2021: Year in Review[
As I was thinking back over this year, I really debated with myself whether to write this. I don’t have a pithy saying to wrap up what this year has been like. There’s no overarching theme or lessons learned that I’m grateful for. It has mostly been a very, very tough year for me. I ended last year’s review post wishing everyone a 2021 filled with warmth and light and optimism and love, and I don’t really feel like that happened for me. I’m generally an optimist, but it was really hard to find that part of myself this year.
I went through a lot of anxiety, which was a new challenge for me. I get anxious about small things, but this was wake up and cry before coffee anxiety. Can’t sleep anxiety. Please don’t make me talk to people today anxiety. If I do write post and publish this post, it will be mostly so other people who felt that way know they weren’t alone in it. That it was okay to have had a hard year and not much to show for it except making it through. Resilience would probably be most accurate for a 2021 word of the year, but I don’t really want it. I want rest. I want comfort. I want calm.
At the beginning of 2021, I was still looking for a job and not having much luck. Many companies promote first-time managers from within, and want to hire in more experienced managers. With less than a year of experience, I wasn’t getting much traction as an external candidate.
I was also still dealing with the after-effects of being fired the previous fall - stress, anxiety, loneliness. Being fired in the pandemic took away a large source of social interaction. I felt isolated. I was sad and angry about feeling lonely, and hurt that some people didn’t really reach out or try to connect.
I continued my pandemic baking, because it felt good to have control over something, and it felt good to be creative. I always hope it tastes good when I’m done, but I really like the experimenting and creativity involved in tinkering with recipes. I also painted and briefly set up an Etsy shop.
In April, I was hired as a QE manager for a company in Austin, which meant we had to relocate. On the one hand, we felt like it might be time for change. On the other, it felt incredibly hard to leave our friends and family in Portland. We had one last week at our favorite spot on the coast, and then we sold our beloved Cyclops house and drove from Oregon to Texas with Frank.
We left Portland at the transition between spring and summer - warm, sunny, gorgeous blue skies. We got to Austin with full southern summer in effect - rainy, humid, mosquitoes. Being employed again? Felt good. Having to move across the country to a new state, with a new job, in a pandemic? Not so great. I hadn’t realized that the loss of familiarity would be so jarring.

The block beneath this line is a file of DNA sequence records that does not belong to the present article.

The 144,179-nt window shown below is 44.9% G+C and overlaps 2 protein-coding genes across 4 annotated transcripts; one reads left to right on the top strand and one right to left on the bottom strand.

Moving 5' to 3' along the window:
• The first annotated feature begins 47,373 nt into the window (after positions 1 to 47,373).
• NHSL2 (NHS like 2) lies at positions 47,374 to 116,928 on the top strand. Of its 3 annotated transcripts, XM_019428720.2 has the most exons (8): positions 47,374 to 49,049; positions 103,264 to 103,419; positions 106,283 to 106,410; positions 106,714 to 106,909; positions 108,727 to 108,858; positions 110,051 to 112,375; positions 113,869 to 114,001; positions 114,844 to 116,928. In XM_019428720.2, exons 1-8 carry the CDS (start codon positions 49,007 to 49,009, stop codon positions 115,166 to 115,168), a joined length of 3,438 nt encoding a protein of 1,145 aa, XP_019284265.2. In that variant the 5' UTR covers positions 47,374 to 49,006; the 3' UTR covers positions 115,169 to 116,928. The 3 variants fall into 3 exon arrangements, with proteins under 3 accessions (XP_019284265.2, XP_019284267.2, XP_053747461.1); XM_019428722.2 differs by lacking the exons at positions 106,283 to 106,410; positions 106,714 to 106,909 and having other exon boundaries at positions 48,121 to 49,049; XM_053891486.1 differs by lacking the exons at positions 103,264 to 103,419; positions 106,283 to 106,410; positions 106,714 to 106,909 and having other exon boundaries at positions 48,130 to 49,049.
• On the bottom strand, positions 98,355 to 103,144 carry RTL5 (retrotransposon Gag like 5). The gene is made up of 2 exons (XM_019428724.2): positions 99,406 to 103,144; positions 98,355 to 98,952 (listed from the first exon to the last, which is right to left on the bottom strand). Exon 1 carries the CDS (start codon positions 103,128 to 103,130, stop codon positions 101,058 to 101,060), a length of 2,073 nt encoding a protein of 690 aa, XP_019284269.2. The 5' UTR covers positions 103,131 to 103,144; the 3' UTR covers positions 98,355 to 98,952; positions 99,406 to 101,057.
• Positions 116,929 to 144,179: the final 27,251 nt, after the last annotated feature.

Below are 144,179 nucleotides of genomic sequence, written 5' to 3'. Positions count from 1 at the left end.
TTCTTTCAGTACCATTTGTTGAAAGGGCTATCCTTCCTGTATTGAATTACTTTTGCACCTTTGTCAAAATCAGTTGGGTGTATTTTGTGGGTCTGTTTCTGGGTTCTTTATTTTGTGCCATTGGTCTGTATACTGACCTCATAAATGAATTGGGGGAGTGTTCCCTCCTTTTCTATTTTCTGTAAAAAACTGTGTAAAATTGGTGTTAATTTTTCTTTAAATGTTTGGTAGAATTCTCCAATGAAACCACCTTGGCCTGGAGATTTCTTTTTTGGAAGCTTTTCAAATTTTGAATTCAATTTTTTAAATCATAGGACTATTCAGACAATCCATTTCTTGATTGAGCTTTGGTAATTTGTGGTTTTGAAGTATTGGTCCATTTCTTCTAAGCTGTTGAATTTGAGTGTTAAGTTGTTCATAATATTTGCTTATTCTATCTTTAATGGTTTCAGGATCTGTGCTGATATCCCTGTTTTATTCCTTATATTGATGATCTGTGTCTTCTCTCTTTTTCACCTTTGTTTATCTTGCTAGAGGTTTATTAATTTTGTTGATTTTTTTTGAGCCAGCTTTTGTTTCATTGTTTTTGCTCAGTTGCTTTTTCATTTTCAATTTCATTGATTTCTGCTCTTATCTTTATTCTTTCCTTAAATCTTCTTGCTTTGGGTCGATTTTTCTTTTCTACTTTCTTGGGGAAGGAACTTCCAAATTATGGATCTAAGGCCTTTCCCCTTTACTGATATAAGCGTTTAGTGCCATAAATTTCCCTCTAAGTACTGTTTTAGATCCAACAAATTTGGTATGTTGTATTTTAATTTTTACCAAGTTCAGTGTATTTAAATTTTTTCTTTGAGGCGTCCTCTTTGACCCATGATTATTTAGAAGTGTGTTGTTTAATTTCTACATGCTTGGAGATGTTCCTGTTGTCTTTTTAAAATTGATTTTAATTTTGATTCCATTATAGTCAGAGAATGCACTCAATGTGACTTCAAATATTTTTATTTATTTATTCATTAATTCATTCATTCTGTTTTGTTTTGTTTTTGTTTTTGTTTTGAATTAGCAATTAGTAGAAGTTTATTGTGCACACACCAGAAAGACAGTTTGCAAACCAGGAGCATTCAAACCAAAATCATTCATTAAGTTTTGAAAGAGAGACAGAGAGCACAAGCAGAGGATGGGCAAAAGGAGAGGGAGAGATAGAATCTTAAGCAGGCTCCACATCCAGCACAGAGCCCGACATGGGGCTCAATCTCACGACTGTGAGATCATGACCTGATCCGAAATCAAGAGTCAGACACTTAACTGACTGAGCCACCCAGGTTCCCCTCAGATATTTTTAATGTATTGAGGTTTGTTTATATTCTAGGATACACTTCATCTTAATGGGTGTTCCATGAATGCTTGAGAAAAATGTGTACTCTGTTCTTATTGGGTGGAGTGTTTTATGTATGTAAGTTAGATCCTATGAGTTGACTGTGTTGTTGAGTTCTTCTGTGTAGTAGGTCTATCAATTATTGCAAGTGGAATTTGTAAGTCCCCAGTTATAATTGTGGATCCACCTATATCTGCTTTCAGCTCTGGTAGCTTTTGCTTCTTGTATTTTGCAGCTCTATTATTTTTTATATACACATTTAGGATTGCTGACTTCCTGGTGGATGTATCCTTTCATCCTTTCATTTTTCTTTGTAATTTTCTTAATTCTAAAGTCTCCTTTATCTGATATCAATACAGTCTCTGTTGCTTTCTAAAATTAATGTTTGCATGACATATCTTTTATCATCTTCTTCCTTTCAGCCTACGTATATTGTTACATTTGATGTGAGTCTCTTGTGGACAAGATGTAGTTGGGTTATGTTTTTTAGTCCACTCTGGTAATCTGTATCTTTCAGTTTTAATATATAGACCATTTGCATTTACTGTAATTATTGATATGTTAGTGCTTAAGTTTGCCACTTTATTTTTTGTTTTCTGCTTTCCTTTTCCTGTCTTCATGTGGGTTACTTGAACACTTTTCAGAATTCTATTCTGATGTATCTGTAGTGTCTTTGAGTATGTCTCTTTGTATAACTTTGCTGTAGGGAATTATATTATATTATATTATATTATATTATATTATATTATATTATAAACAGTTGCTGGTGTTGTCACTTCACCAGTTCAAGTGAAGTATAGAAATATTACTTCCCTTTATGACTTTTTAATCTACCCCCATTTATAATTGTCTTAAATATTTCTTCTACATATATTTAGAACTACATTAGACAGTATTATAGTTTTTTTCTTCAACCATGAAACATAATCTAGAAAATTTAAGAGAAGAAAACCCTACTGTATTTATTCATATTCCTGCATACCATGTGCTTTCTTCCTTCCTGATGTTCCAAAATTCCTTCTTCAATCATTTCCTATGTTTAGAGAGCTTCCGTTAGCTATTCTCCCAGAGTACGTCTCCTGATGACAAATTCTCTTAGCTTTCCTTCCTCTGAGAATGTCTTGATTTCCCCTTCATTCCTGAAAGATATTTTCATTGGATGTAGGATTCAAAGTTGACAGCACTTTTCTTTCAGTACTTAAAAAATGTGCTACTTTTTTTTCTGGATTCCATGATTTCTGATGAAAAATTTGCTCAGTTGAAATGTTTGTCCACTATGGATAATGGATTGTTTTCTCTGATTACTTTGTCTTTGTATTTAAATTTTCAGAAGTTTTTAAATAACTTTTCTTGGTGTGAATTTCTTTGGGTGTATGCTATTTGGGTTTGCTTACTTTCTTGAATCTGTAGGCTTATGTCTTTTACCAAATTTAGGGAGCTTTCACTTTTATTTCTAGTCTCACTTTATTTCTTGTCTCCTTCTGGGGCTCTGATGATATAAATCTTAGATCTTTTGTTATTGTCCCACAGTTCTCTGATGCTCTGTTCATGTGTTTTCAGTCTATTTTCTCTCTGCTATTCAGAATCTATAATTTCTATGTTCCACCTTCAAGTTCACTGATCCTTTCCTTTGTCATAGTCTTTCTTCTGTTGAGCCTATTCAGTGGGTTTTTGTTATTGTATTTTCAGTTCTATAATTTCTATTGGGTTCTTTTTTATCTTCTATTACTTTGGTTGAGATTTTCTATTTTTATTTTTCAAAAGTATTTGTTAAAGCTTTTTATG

One of the bright spots was being part of the Leadership Slack that I joined in 2020. As I got to know more of the people and got more comfortable asking questions, contributing my experience and ideas, it became more and more of a community for me. I asked for feedback on my resume while I was job hunting. I shared my anxiety and was supported. I learned. I offered advice. I just chatted with folks. It was really nice, and it was a place that really helped me get through 2021.
I wrote an article for Lead Dev on having hard conversations. I spoke on a panel about self-care as a leader, and on another panel about whole team quality in Agile teams. I was nominated as a Tester of the Day, which was unexpected and felt really nice.
Three of my cousins got married - I’m so grateful I was able to make it to one of the weddings and see my family, who I missed so much. Another cousin got engaged, and another found out they’re going to be parents.
I wrote a little this year, with blog posts on writing better goals and improving technical assessments. I’ve got a few more that I want to write about interviewing - it’s something that we deal with all the time as hiring managers and candidates, and there are so many interesting aspects to consider.
The company I work at shifted to remote-hybrid instead of requiring everyone to be in Austin (we won’t talk about the timing of that announcement). Now that we have the freedom to choose where we live without having it tied to employment, we’re looking at moving back to the PNW next year. Moving away made us realize just how much it’s home for us - we miss it quite a lot, and we’re relieved to have the option of moving back.
I got back into reading more this year. I read The Meaning of Mariah Carey and The Fixed Stars. I read the first two books in Naomi Novik’s Scholomance series, and almost caught up on Will Wight’s Cradle series. I re-read Dune in preparation for the movie. I just read A Wizard’s Guide to Defensive Baking and think you should, too - it was an excellent book. I read Gideon the Ninth and Harrow the Ninth, and quite enjoyed them both.
Like last year, there were good things that happened but I can’t really bring myself to call it a good year. It was a year I got through, and it’s a year that I’m ready to see the end of.
I think I want next year’s word to be appreciation. I want to be more mindful about appreciating the big and small things. Getting to be with family. Sitting outside with the warmth of the sun on my face. Reading a new book. Spending time with Josh in a place we love. Exploring. Seeing my niece and nephew grow up. Making art. Baking. Snuggling with Frank.
Whether 2021 was good or bad for you, I hope next year is better. I hope you are happy. I hope you are able to make time for rest, for relaxing, for care. I hope you have things and people and moments to appreciate.
So long, 2021, and thanks for all the fish.